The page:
- Poster presentation
- Open Access
Insufficient autophagy relates to mitochondrial dysfunction, organ failure and adverse outcome in an animal model of critical illness
© Gunst et al.; licensee BioMed Central Ltd. 2012
- Published: 20 March 2012
- Organ Failure
- Critical Illness
- Organ Function
- Vital Organ
Increasing evidence implicates mitochondrial dysfunction in the pathogenesis of critical illness-induced multiple organ failure. We previously demonstrated that prevention of hyperglycemia limits mitochondrial damage in vital organs [1, 2], thereby reducing morbidity and mortality . We now hypothesize that inadequate activation of mitochondrial repair processes (mitochondrial clearance by autophagy, mitochondrial fusion and fission, and biogenesis) may contribute to accumulation of mitochondrial damage, persistence of organ failure and adverse outcome of critical illness.
We addressed this hypothesis in a rabbit model of critical illness. First, we studied whether vital organ mitochondrial repair pathways are differentially affected in surviving and nonsurviving hyperglycemic animals, in relation to mitochondrial and organ function. Next, we investigated whether preventing hyperglycemia with insulin affects mitochondrial repair over time. We quantified mRNA/protein levels of key players of these processes. Activities of respiratory chain complexes I to V were measured spectrophotometrically. Plasma transaminases and creatinine were measured as markers of liver, respectively kidney, dysfunction.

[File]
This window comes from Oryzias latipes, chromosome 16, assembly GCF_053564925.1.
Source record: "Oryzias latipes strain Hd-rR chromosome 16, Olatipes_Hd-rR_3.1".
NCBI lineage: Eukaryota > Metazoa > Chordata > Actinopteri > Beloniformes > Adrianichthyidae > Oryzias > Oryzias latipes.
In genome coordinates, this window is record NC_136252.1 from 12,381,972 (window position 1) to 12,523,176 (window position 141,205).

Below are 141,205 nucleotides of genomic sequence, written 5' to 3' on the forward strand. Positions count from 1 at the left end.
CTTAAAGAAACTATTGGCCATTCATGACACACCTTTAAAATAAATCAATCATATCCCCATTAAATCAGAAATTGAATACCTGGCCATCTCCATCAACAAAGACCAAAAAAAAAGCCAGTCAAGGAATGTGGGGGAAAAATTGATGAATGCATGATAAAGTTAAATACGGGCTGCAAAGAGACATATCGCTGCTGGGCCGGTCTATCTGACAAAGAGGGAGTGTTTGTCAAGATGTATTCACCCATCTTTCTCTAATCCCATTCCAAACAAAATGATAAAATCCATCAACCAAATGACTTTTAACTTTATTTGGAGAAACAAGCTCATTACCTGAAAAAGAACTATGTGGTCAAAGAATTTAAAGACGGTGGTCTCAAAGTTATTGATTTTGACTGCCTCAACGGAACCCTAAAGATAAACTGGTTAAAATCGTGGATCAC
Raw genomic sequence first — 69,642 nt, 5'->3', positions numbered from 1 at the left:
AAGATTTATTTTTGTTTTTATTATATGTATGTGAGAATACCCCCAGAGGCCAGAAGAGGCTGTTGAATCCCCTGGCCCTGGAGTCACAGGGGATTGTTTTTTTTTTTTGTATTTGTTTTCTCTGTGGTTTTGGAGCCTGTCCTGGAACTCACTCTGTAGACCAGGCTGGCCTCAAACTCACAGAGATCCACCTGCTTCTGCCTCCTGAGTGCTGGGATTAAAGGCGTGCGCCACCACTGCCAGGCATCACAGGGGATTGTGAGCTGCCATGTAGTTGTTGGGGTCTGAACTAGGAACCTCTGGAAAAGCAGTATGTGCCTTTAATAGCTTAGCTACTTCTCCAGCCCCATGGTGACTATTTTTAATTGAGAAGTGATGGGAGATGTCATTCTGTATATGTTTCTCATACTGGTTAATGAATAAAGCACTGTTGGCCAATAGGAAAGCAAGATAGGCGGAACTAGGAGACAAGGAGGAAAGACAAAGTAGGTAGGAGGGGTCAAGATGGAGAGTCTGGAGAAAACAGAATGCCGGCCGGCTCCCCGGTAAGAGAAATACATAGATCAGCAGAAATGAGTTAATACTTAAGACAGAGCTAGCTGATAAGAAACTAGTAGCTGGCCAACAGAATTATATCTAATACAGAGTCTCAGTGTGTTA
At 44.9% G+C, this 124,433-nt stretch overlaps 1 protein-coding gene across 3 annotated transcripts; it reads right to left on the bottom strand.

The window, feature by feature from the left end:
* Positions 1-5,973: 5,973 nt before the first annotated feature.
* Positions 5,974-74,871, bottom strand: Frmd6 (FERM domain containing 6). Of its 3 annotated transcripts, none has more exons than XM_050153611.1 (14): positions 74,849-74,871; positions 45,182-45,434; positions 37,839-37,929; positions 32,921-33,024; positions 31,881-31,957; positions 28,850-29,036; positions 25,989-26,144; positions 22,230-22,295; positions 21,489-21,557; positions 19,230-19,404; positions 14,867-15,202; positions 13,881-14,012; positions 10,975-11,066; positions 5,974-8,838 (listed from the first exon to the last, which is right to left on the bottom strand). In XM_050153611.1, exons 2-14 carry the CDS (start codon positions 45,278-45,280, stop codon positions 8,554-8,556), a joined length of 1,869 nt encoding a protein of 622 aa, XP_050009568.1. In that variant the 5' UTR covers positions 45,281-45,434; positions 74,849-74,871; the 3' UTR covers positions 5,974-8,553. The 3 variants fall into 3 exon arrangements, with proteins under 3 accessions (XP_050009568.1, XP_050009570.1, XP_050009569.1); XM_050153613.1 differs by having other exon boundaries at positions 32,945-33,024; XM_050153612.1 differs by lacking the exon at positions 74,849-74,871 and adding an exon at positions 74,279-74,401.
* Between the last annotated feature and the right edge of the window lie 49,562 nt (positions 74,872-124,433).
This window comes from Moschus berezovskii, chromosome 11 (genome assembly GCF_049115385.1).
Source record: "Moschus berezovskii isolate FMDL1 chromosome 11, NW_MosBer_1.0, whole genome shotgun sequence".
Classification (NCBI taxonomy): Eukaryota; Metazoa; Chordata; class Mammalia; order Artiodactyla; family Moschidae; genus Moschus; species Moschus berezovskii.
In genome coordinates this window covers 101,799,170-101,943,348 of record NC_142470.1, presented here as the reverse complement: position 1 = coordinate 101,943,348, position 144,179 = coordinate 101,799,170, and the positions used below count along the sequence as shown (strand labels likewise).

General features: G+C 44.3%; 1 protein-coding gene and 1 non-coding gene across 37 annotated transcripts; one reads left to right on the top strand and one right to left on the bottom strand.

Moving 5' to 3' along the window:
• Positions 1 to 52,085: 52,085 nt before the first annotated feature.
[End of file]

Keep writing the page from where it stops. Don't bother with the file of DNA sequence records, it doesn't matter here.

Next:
In the liver and kidney of nonsurviving hyperglycemic rabbits, molecular markers of insufficient autophagy were evident, including accumulation of p62 protein (but no increase of p62 mRNA) and decreases in the autophagosome-associated protein LC3-II (microtubule-associated protein light chain 3). These changes were less prominent in surviving animals and correlated with impaired mitochondrial and organ function. In contrast, key players in mitochondrial fusion, fission or biogenesis were not affected by survival status. Therefore, we focused on autophagy to study the impact of preventing hyperglycemia. Both after 3 and 7 days of illness, autophagy was better preserved in normoglycemic than in hyperglycemic rabbits, which correlated strongly with improved mitochondrial and organ function.
These findings put forward insufficient autophagy as a potentially important contributor to mitochondrial and organ dysfunction in critical illness, and open perspectives for therapies that activate autophagy during critical illness.
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